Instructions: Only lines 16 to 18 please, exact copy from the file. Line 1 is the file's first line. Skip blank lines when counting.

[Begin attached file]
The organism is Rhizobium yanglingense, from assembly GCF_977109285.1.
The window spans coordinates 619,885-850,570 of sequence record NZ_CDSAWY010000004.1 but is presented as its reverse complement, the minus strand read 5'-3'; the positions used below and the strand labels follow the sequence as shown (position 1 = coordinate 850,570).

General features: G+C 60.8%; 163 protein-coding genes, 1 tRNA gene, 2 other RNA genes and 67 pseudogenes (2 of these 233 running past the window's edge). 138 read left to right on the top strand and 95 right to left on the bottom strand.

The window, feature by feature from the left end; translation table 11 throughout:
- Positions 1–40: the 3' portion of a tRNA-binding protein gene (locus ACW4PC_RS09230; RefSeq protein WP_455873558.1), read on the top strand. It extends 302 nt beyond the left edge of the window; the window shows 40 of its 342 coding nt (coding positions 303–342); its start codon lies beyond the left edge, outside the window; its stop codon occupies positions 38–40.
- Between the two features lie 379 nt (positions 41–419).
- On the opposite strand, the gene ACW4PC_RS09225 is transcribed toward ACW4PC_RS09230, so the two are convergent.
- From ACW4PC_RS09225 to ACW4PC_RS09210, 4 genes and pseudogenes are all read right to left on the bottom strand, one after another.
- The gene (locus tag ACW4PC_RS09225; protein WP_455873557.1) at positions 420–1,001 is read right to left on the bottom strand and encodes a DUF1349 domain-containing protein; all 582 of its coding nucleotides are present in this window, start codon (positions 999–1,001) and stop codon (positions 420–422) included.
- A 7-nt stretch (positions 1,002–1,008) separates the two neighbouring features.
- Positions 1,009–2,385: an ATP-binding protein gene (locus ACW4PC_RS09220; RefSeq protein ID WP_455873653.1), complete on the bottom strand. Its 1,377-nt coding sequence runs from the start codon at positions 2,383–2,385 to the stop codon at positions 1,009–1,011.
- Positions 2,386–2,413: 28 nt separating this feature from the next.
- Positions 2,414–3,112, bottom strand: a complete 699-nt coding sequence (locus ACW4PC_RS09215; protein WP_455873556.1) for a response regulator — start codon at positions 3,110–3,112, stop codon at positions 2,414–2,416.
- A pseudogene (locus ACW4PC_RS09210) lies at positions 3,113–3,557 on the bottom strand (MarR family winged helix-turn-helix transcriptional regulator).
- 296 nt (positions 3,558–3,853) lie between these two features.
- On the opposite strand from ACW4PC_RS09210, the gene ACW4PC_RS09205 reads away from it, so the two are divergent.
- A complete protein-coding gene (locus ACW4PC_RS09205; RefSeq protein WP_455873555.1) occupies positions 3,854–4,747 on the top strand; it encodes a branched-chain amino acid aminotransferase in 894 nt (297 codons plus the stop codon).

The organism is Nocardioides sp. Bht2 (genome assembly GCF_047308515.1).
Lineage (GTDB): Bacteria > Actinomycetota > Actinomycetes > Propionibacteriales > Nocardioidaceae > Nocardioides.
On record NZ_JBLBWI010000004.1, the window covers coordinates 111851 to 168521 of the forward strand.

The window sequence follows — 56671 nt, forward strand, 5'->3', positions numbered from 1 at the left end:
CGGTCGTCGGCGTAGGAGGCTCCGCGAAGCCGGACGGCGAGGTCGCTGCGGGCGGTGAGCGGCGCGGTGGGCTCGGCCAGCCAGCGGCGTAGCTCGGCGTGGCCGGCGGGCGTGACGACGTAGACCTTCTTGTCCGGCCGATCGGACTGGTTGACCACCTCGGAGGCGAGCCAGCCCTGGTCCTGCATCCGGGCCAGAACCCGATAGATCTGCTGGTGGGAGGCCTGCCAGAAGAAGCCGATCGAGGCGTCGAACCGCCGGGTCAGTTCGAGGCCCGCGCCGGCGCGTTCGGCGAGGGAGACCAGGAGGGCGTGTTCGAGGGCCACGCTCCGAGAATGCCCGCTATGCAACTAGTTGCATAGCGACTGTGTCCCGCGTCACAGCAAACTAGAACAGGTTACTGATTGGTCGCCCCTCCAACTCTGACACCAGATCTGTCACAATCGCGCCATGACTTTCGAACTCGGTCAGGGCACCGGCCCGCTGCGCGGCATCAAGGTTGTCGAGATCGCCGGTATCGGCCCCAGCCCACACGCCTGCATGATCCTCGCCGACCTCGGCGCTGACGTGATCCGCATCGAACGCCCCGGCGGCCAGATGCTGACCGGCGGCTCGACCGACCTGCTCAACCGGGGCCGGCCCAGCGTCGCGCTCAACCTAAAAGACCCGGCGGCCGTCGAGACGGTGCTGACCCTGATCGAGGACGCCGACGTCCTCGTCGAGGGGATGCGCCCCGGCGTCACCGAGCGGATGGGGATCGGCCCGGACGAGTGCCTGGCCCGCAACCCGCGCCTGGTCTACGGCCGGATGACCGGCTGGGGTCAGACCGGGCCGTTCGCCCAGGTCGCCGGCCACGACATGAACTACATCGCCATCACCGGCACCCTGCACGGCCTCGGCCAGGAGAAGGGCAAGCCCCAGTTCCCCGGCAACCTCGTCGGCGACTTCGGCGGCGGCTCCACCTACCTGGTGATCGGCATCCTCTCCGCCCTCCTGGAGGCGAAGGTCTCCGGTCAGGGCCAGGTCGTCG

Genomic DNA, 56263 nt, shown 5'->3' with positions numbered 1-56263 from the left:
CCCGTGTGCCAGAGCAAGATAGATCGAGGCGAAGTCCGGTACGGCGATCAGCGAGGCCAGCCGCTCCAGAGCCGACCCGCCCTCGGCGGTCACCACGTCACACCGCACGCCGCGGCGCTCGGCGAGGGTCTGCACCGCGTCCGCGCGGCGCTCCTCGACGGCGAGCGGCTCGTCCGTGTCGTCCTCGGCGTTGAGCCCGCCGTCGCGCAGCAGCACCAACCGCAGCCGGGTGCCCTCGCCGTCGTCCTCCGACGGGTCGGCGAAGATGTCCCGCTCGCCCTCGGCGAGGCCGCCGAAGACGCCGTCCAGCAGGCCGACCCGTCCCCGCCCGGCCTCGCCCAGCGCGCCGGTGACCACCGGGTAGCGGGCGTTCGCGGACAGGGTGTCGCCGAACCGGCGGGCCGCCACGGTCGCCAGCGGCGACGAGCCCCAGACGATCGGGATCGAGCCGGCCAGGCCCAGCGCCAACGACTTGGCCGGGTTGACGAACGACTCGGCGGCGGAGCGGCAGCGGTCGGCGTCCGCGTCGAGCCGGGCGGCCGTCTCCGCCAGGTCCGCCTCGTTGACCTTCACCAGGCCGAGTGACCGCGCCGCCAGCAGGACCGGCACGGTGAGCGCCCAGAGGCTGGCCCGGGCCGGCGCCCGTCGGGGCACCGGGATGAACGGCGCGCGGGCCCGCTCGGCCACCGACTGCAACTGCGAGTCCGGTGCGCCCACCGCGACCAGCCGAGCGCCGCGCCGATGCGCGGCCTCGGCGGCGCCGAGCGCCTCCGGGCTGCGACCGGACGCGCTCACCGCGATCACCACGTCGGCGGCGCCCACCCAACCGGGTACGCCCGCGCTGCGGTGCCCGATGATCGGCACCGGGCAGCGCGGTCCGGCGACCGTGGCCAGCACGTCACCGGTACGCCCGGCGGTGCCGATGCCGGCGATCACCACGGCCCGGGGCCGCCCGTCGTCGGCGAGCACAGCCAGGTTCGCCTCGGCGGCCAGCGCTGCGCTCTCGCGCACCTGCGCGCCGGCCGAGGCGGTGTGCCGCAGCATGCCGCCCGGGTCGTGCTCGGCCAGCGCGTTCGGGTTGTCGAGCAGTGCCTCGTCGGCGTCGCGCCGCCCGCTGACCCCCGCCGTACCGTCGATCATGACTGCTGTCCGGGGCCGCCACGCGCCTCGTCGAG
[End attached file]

- On the opposite strand from ACW4PC_RS09210, the gene ACW4PC_RS09205 reads away from it, so the two are divergent.
- A complete protein-coding gene (locus ACW4PC_RS09205; RefSeq protein WP_455873555.1) occupies positions 3,854–4,747 on the top strand; it encodes a branched-chain amino acid aminotransferase in 894 nt (297 codons plus the stop codon).

The organism is Nocardioides sp. Bht2 (genome assembly GCF_047308515.1).